The U.S. State Department on Wednesday confirmed that U.S. officials are communicating with Israeli officials after reports that they were asked by America to intervene in convincing the Sudanese military to return Sudan back to the democratically elected civilian government after last month’s military coup.
State Department Spokesman Ned Price said “we have been in touch at very senior levels with very senior interlocutors throughout the region and beyond, and that includes with Israel,” leaving out specifics of the conversation. “But we have discussed this with virtually everyone with a stake in a democratic, stable, peaceful Sudan, and that is just about everyone in the region and many countries well beyond the region.”
According to Axios, Biden administration officials sought Israel’s assistance because the coup leader, Gen. Abdel Fattah al-Burhan, has a close relationship with Israeli officials and was a key proponent of normalizing relations between Sudan and Israel as part of the Abraham Accords.
In the past two years, Burhan and other Sudanese generals have also coordinated with members of the Israeli national security council and the Mossad.
Despite condemnation of the coup from the United States and other nations, Israel has so far withheld its opinion after the military deposed Sudan’s civilian government, put Prime Minister Abdalla Hamdok under house arrest and violently put down street protests.
A military delegation from Sudan visited Israel two weeks before the coup, holding talks with officials from the Prime Minister’s Office and the Mossad, but Israeli officials said they were not informed that a coup was being planned. A Mossad delegation visited the capital city of Khartoum earlier this week on what has been characterized as a fact-finding mission.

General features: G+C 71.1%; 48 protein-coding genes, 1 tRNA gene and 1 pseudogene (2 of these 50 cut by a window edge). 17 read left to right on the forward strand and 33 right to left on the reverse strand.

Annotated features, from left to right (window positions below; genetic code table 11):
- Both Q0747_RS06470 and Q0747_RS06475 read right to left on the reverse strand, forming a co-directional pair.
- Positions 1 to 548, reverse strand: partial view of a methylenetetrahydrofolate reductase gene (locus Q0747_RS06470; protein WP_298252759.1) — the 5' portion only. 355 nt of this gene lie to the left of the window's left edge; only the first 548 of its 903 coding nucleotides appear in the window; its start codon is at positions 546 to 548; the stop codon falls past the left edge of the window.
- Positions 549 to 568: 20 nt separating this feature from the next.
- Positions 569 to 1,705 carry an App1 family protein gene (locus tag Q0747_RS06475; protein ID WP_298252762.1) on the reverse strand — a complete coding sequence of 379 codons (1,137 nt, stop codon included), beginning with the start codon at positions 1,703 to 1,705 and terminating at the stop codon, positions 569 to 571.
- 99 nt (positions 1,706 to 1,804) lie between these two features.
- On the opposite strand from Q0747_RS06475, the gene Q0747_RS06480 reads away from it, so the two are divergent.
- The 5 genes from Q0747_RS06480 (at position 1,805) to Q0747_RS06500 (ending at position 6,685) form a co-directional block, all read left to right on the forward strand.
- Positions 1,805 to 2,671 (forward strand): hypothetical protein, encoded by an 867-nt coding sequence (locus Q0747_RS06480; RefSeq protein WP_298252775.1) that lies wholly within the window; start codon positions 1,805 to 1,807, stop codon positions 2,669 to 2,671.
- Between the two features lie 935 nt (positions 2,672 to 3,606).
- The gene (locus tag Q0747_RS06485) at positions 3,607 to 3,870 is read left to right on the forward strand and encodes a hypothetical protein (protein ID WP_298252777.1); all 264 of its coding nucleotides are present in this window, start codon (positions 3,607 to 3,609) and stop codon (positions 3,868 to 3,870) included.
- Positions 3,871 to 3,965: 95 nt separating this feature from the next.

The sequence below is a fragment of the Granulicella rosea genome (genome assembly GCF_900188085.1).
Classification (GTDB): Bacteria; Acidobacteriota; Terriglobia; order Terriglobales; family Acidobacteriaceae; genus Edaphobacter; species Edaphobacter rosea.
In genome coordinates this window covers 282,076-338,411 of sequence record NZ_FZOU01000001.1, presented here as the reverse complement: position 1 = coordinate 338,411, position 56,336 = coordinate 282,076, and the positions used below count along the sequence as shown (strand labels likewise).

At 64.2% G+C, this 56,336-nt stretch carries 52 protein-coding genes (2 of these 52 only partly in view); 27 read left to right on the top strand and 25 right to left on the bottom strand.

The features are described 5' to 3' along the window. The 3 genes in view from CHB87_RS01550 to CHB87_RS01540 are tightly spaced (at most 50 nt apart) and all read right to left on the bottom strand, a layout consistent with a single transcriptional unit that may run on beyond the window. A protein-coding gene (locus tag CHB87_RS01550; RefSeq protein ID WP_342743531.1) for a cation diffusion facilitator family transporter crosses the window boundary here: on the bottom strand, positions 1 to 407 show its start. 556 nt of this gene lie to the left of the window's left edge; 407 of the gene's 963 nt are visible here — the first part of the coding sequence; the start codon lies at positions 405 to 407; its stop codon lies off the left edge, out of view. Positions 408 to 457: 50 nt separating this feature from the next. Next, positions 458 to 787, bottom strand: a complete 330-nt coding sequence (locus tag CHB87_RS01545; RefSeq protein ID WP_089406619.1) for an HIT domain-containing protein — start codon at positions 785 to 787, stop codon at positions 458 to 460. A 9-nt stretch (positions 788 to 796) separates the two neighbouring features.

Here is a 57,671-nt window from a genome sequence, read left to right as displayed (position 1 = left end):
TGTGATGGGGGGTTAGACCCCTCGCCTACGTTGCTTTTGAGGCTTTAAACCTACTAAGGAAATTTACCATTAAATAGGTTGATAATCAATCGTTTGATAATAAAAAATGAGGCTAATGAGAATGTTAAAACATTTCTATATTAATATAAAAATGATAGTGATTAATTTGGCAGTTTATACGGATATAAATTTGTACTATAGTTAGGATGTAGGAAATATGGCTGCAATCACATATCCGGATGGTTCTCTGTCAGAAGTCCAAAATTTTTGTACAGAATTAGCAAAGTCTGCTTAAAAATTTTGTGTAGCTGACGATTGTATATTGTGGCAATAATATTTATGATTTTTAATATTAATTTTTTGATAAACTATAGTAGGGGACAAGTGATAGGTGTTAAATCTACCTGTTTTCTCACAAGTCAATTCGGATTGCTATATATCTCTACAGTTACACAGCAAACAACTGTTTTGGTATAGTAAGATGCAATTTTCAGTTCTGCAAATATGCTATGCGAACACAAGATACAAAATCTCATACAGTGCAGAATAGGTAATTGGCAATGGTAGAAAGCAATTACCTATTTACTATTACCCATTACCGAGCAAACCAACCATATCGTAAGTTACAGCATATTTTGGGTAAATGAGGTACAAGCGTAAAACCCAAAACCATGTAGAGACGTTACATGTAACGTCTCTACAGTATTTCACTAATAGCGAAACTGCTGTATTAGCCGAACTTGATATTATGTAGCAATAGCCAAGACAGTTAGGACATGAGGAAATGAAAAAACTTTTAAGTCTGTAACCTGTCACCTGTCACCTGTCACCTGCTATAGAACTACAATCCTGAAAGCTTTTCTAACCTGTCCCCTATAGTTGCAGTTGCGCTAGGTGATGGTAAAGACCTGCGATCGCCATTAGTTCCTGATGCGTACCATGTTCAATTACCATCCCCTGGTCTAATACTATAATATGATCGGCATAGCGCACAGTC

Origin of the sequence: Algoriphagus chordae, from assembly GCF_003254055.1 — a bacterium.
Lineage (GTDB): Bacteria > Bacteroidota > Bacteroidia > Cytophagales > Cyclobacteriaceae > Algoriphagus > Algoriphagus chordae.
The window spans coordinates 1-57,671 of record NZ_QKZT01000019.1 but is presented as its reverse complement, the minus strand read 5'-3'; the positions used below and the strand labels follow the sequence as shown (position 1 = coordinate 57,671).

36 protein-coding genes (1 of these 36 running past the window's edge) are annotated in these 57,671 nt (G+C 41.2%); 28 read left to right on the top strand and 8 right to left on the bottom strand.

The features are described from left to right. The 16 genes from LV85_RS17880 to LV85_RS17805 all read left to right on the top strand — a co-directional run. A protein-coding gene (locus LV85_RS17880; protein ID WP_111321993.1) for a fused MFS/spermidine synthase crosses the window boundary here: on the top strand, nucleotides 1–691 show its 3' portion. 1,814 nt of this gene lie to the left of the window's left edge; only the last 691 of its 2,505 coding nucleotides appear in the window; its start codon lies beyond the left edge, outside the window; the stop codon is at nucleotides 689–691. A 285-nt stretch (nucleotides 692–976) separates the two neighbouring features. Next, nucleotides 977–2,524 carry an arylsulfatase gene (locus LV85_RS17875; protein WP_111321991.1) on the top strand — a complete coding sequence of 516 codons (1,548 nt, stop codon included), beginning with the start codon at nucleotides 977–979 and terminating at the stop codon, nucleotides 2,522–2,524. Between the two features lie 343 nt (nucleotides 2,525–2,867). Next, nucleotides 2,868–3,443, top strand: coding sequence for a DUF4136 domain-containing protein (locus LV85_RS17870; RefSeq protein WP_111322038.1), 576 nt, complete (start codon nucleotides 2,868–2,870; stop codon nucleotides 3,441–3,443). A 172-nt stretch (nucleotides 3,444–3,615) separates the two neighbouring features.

U.S. Secretary of State Antony Blinken raised the issue of Sudan in a call last week with Israeli Defense Minister Benny Gantz, who according to Axios, passed the message to the Prime Minister’s Office and the Foreign Ministry.
U.S. envoy for the Horn of Africa Jeffrey Feltman is expected to travel to Israel and Sudan in the coming days. Feltman has called for Hamdok’s release and for the civilian government to be restored.
On Wednesday, the State Department released a joint statement from what it called the “QUAD”—the United States, the United Kingdom, Saudi Arabia and the United Arab Emirates—calling for a full and immediate restoration of the civilian-led transitional government and institutions, lifting the state of emergency and the release of those detained after recent events.
“The Kingdom of Saudi Arabia, United Arab Emirates, United States of America and the United Kingdom also stress the importance of the commitment to the Constitutional Document and the Juba Peace Agreement as the foundation for further dialogue about how to restore and uphold a genuine civil-military partnership for the remainder of the transitional period, pending elections,” the release stated. “This will help ensure Sudan reaches political stability and economic recovery so that it is able to continue the transitional period with the support of Sudan’s friends and international partners.”